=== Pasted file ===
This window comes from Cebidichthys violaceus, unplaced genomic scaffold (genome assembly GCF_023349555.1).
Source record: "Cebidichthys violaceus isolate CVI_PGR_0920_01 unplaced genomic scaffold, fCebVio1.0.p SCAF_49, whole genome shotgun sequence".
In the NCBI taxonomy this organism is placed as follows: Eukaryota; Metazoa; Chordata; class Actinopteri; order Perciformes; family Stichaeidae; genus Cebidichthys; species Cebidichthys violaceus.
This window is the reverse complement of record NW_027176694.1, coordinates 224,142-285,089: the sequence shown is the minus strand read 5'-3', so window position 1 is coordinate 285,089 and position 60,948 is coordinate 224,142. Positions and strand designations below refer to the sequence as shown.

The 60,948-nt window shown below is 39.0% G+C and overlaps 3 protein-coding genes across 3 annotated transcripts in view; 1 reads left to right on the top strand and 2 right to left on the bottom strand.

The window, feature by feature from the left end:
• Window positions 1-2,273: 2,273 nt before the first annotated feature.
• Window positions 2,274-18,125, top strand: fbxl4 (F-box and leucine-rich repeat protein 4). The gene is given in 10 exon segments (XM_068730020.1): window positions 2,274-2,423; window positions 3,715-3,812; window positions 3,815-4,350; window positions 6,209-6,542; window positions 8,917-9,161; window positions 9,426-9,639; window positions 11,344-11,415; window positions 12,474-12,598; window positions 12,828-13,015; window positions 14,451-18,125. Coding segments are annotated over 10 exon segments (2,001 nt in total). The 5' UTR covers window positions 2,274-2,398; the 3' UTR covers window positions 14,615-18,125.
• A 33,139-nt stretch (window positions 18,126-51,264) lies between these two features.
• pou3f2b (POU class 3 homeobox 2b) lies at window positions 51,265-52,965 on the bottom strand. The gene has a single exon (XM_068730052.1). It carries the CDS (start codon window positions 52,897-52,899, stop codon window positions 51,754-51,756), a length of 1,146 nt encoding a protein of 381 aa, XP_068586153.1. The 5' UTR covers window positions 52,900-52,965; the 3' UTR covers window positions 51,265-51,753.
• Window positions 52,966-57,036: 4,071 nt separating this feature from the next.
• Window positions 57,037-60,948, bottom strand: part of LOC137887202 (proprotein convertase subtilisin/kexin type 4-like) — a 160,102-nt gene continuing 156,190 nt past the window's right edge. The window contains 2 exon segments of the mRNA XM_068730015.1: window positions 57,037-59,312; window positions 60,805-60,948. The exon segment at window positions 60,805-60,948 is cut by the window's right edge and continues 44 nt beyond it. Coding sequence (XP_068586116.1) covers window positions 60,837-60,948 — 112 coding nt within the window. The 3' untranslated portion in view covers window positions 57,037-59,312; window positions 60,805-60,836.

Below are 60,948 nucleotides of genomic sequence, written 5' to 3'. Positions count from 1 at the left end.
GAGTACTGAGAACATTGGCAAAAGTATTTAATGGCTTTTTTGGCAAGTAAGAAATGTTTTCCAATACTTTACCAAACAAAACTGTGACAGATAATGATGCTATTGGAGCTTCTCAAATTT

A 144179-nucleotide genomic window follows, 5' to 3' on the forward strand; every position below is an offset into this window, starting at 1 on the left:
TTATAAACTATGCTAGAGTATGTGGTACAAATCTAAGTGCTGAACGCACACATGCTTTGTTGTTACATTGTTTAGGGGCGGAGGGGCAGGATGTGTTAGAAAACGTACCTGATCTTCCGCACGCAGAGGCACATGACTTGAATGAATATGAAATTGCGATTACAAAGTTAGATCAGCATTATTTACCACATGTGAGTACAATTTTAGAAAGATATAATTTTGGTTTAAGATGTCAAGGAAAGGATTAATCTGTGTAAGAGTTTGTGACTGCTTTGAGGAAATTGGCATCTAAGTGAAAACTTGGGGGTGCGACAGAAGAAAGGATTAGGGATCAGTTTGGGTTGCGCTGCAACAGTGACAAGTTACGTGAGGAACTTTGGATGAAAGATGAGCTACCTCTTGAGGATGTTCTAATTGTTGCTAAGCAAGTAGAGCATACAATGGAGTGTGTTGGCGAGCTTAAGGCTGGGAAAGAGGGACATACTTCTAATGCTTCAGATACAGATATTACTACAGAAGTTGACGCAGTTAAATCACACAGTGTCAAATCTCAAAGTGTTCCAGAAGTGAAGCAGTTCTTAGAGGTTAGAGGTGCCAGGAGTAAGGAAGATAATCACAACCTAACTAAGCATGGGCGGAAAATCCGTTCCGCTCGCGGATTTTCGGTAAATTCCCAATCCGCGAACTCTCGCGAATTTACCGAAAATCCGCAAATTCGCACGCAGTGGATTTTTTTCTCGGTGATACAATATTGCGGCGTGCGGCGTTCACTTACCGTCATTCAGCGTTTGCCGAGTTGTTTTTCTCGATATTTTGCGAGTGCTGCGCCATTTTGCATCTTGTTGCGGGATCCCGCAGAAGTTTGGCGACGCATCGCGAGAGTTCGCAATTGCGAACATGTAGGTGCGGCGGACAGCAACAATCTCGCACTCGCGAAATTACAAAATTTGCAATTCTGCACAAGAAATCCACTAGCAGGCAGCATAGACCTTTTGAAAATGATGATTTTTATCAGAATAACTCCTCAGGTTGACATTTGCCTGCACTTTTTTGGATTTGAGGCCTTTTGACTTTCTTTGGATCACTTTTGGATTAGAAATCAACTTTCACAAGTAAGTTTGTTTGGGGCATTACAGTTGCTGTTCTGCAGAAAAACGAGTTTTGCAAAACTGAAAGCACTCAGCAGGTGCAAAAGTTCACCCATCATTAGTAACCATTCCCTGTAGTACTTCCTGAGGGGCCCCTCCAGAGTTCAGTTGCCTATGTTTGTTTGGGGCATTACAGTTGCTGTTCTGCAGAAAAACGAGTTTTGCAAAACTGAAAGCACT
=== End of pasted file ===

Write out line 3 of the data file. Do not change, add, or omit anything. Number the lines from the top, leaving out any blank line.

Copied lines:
In the NCBI taxonomy this organism is placed as follows: Eukaryota; Metazoa; Chordata; class Actinopteri; order Perciformes; family Stichaeidae; genus Cebidichthys; species Cebidichthys violaceus.